sports_2008015741-1113int.epsBalance is one of the least discussed components of a complete fitness program.  Your balance system includes any sense within the body that sends messages to the brain about how you are moving; in turn the brain activates the appropriate muscles that allow you to move without falling.  Technically the word that relates to body balance is proprioception; this means the body’s ability to interpret and use information about your special position.  Your feet, your inner ear, your eyes and your other senses work together to activate and deactivate muscle groups.

As youths, we are often unaware of how important balance is to our everyday activities.  Going up and down stairs, stepping off a curb, standing up or turning around quickly; all of these movements require good balance.  Balance is very much linked to strength – i.e. if your legs aren’t strong you will have more difficulty going up and down stairs or getting out of a chair quickly.  Unfortunately, balance is one of those components that we often don’t pay attention to until we have lost it!  This is precisely why incorporating balance into your exercise program now is worthwhile.  Of course, for older adults balance is critical to helping prevent falls.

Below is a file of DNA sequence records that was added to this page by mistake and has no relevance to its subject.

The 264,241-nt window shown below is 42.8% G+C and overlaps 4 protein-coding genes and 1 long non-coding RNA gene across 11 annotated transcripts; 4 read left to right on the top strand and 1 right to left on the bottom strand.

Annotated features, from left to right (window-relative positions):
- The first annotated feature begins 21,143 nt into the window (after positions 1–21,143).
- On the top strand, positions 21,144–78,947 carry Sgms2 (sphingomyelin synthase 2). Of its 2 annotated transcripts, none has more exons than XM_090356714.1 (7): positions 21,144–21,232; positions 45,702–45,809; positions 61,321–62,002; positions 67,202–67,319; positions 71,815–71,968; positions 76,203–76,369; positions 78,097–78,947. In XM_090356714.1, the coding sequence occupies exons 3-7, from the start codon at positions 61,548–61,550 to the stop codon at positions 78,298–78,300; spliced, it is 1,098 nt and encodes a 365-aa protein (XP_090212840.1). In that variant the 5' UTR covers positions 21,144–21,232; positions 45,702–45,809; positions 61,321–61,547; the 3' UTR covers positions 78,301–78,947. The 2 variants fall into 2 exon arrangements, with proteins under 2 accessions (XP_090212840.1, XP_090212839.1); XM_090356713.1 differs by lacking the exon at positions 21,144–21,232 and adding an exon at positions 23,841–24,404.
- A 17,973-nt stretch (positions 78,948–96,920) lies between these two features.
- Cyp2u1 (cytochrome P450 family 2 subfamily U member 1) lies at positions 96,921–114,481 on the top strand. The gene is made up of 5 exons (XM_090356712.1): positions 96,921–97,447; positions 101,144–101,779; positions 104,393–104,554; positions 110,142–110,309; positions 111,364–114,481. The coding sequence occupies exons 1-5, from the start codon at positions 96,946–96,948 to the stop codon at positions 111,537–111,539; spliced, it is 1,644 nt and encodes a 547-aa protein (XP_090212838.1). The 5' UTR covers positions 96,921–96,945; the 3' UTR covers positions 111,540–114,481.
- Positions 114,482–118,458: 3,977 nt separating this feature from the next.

As we age our strength decreases, our sight begins to wane and shifts in body weight or posture begin to negatively impact our proprioception, hence balance.  The good news, however, is that just like any other task, gaining or re-gaining balance happens with practice.  By training for and practicing balance skills you will see quick improvements in coordination, athletic skill and posture.  By incorporating just a few minutes of daily balance exercises into your route you will be on your way to better balance.

Exercises that improve balance include:

  • Standing on one foot (with use of a chair or bar for assistance if needed)
  • Standing on foam pads
  • Bosu ball exercises
  • Heel-to-toe walk
  • Tai Chi
  • Yoga postures